Two of the Beatitudes in the Sermon on the Mount reflect the sentiment of God’s command concerning justice in Deuteronomy.
“Blessed are the meek, for they will inherit the earth” (Matthew 5.5) has caused a considerable amount of confusion as to its meaning over the years.
Dallas Willard explains that the meek are the oppressed and vulnerable, who have been humbled by life’s circumstances. God does not overlook these people and reserves an inheritance for them.
The next Beatitude has often been understood to refer to hunger for moral and spiritual righteousness. “Blessed are those who hunger and thirst for righteousness, for they will be filled” (Matthew 5.6).
Willard points out that hunger in this instance can also be for justice. “Righteousness” and “justice” are translations of the same Greek word.
I agree with Dallas Willard that people who have been humbled by life long for justice. Praise God! The millions who have suffered injustice and oppression have God’s promise to fulfill justice on their part.
The Hebrew nation was about to enter the promised land. It would be quite wrong for the promised land to be one of injustice. Therefore, God intended for justice to prevail.
Justice and Only Justice
Rudy Ross explains the origin of the system of judges in Israel in today’s YouTube video that can be found on the Bob Spradling channel. He also expands on what he calls the supreme court in chapter 17.
Deuteronomy states the appointment and qualifications of judges.
Deuteronomy 16.18-20 – You shall appoint judges and officials throughout your tribes, in all your towns that the Lord your God is giving you, and they shall render just decisions for the people.
You must not distort justice; you must not show partiality; and you must not accept bribes, for a bribe blinds the eyes of the wise and subverts the cause of those who are in the right.
Justice, and only justice, you shall pursue, so that you may live and occupy the land that the Lord your God is giving you.
With five separate phrases, God emphasizes the kind of justice he desires.
— Render just decisions.
— Do not distort justice.
— Show no partiality.
— Do not accept bribes.
— Justice, and only justice, you shall pursue.
God’s love for people who have been humbled by life is evident in these decrees, for the powerless are often the ones who suffer from injustice.
Failed Nations and Injustice
God reserves a promise for nations who practice justice.
— Deuteronomy 7.12-14 – If you heed these ordinances, by diligently observing them, the Lord your God will maintain with you the covenant loyalty that he swore to your ancestors;
He will love you, bless you, and multiply you . . . You shall be the most blessed of peoples.
It is tragic, but not surprising, to note that the poorest nations in the world today are those where justice is lacking. Leaders have disregarded God’s direction and their country has suffered.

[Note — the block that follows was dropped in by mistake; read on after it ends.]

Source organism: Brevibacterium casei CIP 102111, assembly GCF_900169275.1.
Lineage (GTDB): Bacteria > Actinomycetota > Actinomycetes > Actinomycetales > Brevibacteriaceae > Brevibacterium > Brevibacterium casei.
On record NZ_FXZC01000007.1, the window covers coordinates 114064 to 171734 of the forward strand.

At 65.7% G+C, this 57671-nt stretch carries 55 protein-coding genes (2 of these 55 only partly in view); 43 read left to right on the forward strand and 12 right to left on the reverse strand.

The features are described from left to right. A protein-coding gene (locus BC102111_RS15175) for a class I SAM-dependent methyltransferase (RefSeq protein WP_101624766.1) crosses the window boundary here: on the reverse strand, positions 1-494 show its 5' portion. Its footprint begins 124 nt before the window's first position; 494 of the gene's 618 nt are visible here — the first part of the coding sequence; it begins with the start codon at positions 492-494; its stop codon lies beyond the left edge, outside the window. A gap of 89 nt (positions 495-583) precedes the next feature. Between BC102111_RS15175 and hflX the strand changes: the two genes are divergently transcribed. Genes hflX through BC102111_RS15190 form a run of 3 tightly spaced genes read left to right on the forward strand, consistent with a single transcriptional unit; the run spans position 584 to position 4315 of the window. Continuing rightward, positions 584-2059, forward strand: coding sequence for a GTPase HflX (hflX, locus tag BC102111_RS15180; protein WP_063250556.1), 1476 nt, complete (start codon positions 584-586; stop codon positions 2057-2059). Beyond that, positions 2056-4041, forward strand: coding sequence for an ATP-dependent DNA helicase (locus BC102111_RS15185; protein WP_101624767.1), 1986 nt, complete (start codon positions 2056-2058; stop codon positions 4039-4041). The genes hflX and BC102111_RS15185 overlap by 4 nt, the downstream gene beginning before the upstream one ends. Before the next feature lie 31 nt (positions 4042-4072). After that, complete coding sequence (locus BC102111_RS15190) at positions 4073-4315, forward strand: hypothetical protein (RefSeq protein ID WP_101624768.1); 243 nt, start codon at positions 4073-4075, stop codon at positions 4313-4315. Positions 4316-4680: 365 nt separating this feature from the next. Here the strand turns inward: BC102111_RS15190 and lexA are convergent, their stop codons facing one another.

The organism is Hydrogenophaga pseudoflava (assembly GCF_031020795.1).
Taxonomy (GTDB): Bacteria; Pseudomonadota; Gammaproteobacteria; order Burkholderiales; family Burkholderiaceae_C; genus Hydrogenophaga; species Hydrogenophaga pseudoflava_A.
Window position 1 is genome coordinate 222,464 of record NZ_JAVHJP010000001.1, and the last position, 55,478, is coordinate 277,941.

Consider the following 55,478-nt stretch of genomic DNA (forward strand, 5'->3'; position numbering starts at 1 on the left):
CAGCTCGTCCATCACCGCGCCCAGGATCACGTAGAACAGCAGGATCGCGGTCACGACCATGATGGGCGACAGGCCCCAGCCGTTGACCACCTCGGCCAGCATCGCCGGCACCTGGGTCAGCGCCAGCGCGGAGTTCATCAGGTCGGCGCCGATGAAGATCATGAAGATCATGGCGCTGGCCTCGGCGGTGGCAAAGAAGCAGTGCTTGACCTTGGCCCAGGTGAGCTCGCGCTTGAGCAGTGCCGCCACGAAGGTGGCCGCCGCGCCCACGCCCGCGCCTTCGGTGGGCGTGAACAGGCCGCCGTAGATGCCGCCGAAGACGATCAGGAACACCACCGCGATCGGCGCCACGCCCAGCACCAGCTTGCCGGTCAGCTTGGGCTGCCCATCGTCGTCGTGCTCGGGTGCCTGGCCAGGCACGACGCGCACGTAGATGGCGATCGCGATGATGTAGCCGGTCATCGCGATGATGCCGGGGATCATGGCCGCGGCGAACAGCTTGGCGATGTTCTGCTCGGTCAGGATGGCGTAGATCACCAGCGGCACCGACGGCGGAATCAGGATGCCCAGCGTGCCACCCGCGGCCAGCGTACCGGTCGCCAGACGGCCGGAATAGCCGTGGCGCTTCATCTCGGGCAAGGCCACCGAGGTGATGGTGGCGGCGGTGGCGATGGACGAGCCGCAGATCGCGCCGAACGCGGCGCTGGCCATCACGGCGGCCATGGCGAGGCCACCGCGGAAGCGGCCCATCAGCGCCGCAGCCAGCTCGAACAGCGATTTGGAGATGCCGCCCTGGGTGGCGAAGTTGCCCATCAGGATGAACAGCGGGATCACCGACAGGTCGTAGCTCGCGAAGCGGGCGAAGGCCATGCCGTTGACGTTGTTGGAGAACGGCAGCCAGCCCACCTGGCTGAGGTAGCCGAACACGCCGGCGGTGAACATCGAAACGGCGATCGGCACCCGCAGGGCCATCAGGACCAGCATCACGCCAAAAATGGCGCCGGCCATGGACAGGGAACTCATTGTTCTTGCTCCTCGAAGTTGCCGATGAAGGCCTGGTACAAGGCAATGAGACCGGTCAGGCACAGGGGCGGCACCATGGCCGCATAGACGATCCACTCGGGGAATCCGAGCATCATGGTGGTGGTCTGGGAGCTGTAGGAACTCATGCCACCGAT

Jesus could have been speaking about nations when he said, “For those who want to save their life will lose it” (Mark 8.35).
While the powerful “save their life,” not only do they lose but the nation also loses.
In the 1970s and ’80s, President Mobutu was the dictator of Zaire (what is today the Democratic Republic of the Congo), the biggest country in sub-Saharan Africa and one of the world’s poorest.
Some examples of how he sought to “save his life” are almost unbelievable but tragically true.
— He constructed a runway long enough to land the French jet, the Concord.
— He rented the Concord to take him on shopping trips to Paris and other European cities.
— He also built a palace, a hydroelectric dam, and a Coca-Cola bottling plant.
— He got Don King to host one of the greatest bouts in boxing ever, Foreman versus Ali, and put on a supporting music concert featuring James Brown.
— He skimmed over 4 billion dollars from his people to fulfill his lust for “saving his life.”
— The aid intended to help the starving men, women, and children of Zaire was used for his own pleasures.
The injustice of Mobutu has affected the lives of millions of people he was intended to serve. By serving himself, they became the losers.
Sub-Saharan Africa, Afghanistan, and North Korea all compete to be the poorest countries in the world. Injustice is a central feature of these failed states.
Jesus promised something to people who cease to live for themselves. His message was, “For those who want to save their life will lose it, and those who lose their life for my sake, and for the sake of the gospel, will save it” (Mark 8.35).
Nations whose leaders characterize a giving spirit, even if they don’t serve the good news of Jesus, have a history of prosperity. Giving and justice seem to go together, and prosperity is not far behind.
As we lose our lives in a relationship with Jesus and his gospel teaching, we will be concerned about justice.
— We will care for those who have been humbled by life and are easy prey for oppressors.
— We ask God’s mercy for the millions who live under predatory regimes.
— We will not support businesses that endorse injustice.
— We will be just in all of our dealings.
About This Blog
Rudy Ross and I discuss the judicial system that God designed for Israel. Rudy has insights you will want to consider. The video is on the Bob Spradling YouTube channel.
Please email your prayer request to firstname.lastname@example.org or private message me on Facebook. The Maywood prayer team will pray for you.